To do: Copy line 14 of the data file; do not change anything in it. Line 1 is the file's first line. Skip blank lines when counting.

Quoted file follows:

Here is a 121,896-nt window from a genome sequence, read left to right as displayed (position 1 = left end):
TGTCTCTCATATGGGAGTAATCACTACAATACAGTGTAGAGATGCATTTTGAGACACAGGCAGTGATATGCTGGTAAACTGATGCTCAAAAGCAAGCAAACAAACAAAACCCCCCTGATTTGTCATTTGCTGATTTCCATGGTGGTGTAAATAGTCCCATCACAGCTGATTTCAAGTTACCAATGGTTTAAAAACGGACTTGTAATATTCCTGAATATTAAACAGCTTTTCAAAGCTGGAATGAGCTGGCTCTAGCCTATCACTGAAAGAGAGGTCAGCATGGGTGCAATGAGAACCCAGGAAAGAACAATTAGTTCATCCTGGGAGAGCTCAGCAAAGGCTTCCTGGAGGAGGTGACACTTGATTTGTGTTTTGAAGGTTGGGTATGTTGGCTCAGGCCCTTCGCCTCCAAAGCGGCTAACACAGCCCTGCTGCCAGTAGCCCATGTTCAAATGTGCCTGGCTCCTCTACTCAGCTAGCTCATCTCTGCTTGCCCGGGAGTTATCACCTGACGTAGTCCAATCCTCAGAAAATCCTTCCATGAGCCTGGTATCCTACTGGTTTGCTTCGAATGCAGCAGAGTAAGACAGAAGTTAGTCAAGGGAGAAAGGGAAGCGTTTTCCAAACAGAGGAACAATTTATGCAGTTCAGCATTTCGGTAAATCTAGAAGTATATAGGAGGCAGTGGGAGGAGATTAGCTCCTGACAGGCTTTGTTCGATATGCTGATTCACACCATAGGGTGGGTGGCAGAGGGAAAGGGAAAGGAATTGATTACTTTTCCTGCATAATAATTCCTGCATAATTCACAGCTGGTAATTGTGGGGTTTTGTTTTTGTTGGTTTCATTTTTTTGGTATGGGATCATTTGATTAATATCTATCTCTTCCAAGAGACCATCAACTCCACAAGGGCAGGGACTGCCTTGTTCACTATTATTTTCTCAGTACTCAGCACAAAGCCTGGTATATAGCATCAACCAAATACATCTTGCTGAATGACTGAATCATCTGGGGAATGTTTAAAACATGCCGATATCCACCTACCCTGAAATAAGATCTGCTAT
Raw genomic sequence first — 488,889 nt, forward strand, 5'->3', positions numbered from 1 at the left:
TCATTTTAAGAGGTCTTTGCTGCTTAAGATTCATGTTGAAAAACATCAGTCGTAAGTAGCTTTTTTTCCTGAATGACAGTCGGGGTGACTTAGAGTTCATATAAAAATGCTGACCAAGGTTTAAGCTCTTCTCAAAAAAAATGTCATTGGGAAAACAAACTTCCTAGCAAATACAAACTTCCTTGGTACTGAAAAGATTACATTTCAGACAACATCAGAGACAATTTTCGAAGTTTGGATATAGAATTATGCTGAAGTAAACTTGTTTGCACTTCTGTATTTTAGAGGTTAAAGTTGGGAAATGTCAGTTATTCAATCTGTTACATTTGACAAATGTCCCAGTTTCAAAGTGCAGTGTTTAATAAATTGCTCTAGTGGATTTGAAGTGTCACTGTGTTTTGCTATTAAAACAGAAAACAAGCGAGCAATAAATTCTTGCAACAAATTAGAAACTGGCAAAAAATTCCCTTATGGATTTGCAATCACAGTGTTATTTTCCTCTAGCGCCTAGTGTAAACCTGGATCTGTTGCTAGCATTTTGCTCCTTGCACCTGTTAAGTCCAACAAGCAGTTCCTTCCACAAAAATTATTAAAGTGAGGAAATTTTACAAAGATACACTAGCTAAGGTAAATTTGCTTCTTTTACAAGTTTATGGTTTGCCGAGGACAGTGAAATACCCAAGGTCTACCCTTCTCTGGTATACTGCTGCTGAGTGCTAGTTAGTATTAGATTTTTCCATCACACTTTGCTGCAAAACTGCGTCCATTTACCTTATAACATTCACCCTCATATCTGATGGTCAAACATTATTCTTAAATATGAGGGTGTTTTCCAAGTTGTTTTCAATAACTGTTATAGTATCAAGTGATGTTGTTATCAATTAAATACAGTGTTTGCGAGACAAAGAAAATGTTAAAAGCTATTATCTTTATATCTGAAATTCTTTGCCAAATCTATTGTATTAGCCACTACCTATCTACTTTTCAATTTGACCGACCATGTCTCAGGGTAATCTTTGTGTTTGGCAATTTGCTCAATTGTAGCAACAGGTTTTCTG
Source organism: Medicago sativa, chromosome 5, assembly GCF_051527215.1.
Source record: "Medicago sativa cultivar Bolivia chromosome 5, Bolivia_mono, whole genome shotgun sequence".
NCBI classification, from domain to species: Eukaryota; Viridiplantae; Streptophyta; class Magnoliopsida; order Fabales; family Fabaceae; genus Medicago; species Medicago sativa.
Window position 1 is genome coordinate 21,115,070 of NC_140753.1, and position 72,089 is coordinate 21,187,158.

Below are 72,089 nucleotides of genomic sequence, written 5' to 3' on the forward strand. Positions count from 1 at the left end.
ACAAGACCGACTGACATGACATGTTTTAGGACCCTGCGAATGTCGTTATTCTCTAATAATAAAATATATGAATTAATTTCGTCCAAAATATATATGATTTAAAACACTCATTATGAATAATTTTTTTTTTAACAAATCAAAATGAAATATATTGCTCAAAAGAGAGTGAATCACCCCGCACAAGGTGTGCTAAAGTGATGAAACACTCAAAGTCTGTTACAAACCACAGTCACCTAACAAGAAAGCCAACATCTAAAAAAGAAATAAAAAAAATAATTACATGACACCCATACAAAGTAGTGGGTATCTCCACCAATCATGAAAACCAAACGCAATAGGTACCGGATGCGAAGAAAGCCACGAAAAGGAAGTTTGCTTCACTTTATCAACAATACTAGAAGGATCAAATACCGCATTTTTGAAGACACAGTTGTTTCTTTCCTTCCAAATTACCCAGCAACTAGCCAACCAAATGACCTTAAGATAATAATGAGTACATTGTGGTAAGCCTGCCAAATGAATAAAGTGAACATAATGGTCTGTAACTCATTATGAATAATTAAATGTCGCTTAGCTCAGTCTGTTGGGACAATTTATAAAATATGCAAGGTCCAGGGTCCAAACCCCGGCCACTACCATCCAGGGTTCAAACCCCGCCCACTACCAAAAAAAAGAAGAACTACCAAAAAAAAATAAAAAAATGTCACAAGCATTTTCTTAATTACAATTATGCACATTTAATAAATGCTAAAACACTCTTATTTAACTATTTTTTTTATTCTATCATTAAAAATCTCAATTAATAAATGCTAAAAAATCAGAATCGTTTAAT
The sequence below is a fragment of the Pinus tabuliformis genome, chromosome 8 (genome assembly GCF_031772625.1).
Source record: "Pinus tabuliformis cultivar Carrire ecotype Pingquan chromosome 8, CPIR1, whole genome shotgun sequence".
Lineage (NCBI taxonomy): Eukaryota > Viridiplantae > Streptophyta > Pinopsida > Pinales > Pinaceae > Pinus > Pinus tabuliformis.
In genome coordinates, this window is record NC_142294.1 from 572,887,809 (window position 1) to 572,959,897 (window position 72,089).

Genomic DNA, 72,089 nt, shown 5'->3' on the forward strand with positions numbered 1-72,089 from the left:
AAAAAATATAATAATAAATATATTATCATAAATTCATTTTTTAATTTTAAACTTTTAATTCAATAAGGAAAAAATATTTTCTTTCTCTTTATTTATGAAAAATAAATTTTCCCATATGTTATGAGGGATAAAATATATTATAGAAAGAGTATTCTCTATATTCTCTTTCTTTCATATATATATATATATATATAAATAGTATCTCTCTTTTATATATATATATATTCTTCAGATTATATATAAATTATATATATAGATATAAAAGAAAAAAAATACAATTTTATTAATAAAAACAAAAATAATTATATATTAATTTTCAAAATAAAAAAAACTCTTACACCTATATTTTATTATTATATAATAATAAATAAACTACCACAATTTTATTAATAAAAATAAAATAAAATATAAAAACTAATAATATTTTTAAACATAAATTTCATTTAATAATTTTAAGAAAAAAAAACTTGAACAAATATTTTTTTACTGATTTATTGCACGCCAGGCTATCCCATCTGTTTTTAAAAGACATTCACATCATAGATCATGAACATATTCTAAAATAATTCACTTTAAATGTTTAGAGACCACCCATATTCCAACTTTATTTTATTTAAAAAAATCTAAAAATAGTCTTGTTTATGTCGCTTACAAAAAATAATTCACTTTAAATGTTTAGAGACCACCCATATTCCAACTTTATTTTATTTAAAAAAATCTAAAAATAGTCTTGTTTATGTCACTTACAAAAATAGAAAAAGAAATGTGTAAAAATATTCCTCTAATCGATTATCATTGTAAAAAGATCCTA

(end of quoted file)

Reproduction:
In genome coordinates, this window is record NC_142294.1 from 572,887,809 (window position 1) to 572,959,897 (window position 72,089).